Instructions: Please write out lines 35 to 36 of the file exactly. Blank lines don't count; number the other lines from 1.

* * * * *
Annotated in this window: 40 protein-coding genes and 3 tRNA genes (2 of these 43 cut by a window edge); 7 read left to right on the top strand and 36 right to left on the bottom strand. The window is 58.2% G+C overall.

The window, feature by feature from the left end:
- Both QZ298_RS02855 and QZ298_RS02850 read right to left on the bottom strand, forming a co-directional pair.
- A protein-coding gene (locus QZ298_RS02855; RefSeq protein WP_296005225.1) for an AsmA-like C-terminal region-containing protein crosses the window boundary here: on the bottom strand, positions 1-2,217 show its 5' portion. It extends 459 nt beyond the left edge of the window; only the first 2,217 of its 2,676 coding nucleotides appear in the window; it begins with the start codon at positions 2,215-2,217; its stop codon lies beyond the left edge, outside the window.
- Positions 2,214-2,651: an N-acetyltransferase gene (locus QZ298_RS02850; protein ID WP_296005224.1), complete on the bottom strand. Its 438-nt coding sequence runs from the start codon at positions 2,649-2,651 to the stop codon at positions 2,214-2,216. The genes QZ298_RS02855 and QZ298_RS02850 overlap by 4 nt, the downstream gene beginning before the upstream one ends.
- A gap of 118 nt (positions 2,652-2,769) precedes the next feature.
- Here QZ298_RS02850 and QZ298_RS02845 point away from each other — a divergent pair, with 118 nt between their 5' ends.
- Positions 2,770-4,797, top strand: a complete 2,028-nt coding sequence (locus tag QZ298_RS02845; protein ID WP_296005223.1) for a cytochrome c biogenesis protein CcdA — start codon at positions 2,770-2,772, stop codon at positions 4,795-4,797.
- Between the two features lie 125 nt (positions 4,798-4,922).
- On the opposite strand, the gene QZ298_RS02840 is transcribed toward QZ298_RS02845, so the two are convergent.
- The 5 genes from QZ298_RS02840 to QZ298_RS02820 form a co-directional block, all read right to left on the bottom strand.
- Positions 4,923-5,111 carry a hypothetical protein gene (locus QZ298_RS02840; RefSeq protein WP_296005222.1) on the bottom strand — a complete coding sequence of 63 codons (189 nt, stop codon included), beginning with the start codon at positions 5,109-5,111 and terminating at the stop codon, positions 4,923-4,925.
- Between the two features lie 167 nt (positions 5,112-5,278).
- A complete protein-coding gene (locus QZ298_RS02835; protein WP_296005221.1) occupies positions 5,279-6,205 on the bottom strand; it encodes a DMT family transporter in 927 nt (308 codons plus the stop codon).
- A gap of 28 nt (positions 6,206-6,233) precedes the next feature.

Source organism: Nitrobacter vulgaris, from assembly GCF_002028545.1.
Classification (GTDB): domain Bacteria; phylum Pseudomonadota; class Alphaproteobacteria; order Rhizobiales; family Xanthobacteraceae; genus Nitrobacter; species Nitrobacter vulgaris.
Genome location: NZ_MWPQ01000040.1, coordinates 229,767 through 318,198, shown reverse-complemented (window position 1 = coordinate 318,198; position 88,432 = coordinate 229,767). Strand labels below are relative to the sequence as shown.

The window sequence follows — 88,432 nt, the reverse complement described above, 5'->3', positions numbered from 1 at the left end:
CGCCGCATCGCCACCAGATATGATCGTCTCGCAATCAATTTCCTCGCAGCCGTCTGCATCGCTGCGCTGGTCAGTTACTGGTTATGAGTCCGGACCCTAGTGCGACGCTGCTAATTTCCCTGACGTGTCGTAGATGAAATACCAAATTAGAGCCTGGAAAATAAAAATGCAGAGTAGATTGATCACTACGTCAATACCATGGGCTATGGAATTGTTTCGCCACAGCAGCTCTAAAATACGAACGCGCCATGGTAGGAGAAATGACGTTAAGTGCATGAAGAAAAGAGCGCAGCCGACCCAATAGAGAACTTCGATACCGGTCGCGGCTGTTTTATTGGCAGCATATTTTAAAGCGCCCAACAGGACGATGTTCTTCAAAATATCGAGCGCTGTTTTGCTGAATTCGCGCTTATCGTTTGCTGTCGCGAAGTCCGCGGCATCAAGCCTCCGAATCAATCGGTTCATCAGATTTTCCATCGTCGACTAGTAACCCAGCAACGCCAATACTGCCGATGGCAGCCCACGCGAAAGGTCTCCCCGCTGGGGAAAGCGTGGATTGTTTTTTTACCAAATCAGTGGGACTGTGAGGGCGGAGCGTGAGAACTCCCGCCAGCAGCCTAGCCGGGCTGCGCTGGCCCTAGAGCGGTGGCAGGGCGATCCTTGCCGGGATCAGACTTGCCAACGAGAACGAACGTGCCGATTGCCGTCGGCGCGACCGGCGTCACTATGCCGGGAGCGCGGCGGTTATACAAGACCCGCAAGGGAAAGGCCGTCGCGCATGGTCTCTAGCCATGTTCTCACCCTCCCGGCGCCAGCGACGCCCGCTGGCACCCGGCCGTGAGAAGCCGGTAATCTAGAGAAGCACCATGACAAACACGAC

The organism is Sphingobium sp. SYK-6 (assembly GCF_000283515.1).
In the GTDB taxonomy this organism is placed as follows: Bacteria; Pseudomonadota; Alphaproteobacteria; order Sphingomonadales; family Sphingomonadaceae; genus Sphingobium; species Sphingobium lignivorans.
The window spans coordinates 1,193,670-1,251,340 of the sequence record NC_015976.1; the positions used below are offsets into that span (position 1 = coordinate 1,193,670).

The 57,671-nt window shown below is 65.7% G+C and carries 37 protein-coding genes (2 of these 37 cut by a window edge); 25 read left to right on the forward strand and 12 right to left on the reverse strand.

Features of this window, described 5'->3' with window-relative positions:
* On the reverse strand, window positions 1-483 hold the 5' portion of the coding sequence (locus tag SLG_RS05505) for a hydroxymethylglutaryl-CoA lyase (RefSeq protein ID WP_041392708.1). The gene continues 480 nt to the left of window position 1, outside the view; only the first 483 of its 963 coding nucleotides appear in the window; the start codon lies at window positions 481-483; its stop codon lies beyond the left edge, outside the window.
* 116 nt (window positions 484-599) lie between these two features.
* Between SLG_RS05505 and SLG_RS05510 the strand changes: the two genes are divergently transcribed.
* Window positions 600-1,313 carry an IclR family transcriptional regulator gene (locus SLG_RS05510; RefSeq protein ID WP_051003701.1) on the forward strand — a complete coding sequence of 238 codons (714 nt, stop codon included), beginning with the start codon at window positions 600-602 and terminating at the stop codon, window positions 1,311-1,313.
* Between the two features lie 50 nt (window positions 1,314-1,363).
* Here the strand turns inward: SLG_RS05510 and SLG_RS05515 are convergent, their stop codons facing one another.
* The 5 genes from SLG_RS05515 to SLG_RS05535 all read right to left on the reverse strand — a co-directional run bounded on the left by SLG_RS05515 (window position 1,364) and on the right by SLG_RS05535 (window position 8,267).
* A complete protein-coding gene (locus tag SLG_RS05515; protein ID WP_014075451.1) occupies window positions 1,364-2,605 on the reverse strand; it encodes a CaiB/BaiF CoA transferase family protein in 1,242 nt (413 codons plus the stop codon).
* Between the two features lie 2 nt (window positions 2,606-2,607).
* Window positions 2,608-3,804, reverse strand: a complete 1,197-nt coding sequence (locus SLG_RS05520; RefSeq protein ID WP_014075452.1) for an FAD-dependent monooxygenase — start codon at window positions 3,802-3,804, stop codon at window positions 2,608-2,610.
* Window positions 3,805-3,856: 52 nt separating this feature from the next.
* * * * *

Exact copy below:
* Window positions 2,608-3,804, reverse strand: a complete 1,197-nt coding sequence (locus SLG_RS05520; RefSeq protein ID WP_014075452.1) for an FAD-dependent monooxygenase — start codon at window positions 3,802-3,804, stop codon at window positions 2,608-2,610.
* Window positions 3,805-3,856: 52 nt separating this feature from the next.